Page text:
Domestic manufacture of alcoholic drinks was banned when the United States entered the First World War in 1917, supposedly to keep cereals and fruit in the food chain. By December the powerful Anti-Saloon League had rammed through Congress a prohibition amendment that became law on 19th January 1920. A year later one of its chief architects, William 'Pussyfoot' Johnson, a teetotal lawyer who helped convict thousands of bootleggers, happened to be on the same ship as Francis Berry bound for New York. 'Pussyfoot', so-called because of his ability to creep with stealth and pounce with speed, had some advice for Berry: “Let your son be trained for the cloth rather than the wine trade which I assure you is a vanishing industry.” For his part Berry dismissed Johnson as a “dull dog with a big salary and liking for big cigars.”

Home-produced Bourbon was out – illicit Scotch was in. The trouble was that once the drinks trade was driven underground it spawned a whole new industry in counterfeit booze, such that for every genuine bottle that left Scotland, there were a dozen bottles of spurious Scotch being drunk.

The British end of whisky's distribution chain during prohibition ended in the Bahamas, in Nassau, where like many others Berry had his agent. The system went as follows: whisky was delivered into bond and then loaded onto British-registered vessels, which then sailed off to encircle New York. The ships would sit at anchor, just inside international waters in a 150-mile crescent known as Rum Row and wait for their American customers to show up.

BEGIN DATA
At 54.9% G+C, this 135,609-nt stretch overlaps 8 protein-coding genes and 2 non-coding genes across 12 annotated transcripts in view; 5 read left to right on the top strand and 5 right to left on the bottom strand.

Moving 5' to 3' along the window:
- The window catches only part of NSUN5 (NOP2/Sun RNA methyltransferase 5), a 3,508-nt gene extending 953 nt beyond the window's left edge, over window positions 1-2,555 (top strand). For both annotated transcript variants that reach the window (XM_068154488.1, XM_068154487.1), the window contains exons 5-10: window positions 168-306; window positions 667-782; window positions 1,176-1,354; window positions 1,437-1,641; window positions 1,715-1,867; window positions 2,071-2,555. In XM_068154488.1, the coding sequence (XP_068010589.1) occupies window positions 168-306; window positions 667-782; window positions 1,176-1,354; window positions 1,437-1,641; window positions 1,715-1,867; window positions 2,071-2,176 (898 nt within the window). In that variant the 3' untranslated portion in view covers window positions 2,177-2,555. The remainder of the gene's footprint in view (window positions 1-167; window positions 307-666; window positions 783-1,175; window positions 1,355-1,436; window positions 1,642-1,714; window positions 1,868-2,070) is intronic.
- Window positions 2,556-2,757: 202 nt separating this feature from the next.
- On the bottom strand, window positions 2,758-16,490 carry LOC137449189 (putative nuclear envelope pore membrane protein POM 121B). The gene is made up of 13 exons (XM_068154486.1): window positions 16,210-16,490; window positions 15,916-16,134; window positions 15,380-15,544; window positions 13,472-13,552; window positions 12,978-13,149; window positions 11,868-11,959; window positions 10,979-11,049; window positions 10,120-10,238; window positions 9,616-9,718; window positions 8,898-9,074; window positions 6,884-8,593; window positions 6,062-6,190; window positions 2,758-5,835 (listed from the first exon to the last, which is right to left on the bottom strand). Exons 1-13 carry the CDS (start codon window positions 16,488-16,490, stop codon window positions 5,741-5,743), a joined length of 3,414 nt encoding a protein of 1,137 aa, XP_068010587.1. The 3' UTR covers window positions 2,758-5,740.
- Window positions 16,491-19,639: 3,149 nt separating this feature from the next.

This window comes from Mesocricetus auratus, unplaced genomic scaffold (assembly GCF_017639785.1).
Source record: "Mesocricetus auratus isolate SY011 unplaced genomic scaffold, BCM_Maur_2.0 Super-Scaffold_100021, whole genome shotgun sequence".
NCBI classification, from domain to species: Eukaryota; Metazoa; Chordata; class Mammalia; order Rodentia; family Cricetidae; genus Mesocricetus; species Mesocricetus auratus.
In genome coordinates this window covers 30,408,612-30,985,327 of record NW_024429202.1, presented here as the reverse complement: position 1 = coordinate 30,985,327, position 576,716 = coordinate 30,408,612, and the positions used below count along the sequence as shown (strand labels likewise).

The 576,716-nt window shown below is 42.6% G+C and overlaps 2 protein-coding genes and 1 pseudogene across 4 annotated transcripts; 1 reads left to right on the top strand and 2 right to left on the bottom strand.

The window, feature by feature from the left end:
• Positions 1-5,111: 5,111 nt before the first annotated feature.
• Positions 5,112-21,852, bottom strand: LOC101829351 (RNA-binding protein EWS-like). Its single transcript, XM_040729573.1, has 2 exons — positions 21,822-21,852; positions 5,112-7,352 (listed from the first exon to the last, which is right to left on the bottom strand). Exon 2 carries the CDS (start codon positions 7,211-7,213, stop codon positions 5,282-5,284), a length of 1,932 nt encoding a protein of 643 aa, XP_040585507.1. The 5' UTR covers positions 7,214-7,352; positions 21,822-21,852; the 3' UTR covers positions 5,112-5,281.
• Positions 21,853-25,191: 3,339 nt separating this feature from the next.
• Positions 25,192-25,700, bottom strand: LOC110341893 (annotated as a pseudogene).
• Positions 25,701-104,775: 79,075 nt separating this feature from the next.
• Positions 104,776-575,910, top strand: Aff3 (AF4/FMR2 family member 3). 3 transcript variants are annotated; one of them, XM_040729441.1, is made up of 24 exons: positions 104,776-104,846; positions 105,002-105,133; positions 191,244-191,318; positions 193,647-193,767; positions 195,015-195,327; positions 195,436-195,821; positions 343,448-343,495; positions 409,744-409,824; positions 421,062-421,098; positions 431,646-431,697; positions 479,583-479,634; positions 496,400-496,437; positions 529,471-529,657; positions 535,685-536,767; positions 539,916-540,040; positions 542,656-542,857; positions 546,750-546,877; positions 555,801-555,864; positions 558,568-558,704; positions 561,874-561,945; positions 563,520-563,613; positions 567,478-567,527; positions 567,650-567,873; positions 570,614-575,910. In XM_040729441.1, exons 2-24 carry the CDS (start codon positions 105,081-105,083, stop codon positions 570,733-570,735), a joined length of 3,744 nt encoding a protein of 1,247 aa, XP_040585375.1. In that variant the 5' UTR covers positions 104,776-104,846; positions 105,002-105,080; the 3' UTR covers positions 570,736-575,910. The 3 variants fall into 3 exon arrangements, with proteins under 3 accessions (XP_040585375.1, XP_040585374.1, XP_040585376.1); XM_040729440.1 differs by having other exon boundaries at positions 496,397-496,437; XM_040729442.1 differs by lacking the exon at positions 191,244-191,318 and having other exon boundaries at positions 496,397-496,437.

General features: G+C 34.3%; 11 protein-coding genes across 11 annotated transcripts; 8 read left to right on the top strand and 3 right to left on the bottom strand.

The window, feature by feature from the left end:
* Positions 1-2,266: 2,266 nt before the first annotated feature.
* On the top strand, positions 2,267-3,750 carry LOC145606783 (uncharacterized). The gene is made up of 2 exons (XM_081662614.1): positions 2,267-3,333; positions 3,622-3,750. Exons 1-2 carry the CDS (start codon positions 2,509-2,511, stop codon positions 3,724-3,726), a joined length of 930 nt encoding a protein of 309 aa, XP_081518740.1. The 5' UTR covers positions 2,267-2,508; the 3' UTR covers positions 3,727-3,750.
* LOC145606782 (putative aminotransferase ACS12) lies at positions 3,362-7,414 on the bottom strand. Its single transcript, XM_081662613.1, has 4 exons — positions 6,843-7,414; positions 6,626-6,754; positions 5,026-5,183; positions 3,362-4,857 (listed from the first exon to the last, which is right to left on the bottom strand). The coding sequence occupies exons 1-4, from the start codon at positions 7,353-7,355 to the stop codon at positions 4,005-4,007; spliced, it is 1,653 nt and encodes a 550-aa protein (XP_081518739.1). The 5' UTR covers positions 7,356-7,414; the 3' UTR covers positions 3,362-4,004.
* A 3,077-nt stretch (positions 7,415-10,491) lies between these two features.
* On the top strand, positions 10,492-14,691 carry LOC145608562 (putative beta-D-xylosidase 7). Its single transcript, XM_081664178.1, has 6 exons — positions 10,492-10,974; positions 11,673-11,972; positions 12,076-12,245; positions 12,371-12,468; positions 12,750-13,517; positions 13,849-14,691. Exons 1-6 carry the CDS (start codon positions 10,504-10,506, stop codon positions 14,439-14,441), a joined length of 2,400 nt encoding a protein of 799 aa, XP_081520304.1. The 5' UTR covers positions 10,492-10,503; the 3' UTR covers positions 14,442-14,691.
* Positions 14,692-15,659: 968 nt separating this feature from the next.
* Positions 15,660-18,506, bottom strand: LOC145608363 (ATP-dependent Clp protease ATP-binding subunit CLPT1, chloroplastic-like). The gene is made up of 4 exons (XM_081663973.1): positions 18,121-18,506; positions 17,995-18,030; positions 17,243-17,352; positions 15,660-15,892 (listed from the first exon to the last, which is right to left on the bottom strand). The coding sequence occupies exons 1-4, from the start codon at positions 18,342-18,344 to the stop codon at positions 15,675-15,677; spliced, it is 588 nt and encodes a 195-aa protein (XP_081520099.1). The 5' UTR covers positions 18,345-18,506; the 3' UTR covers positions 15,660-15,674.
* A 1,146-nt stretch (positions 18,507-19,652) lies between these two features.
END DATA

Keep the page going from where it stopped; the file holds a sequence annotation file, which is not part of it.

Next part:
What happened thereafter, the tales of gang warfare, of being machine-gunned on the beach, was best left to the Americans.

Francis returned home brimming with ideas and a camera full of images of Nassau – the Prohibition boom town. On March 23rd 1923, the celebrated graphic artist, James McBey, was invited to lunch at the 'Parlour' at No.3 St. James’s Street. The three partners, Francis, Walter and Hugh Rudd had a little idea to discuss. Working with a blender and bottler in Scotland, who was to become Robertson & Baxter, the firm had created a distinctive blend of Scotch based around Glenrothes malt. It was not exactly their first brand of Scotch, there had been 'Berry's Best', 'All Malt' and even 'Blue Hanger' after an 18th century dandy and past customer who always wore blue. This was very different however, it was not being created for the Berry Bros. customer, but for something else entirely, all that was missing was a name. Various ideas bounced round the table until McBey suggested the Dumbarton-built ’Cutty Sark' which was much in the news having just returned to England. She was by far the fastest ship of her day and was named after the fleet-footed young witch in Robert Burns' famous poem Tam O'Shanter.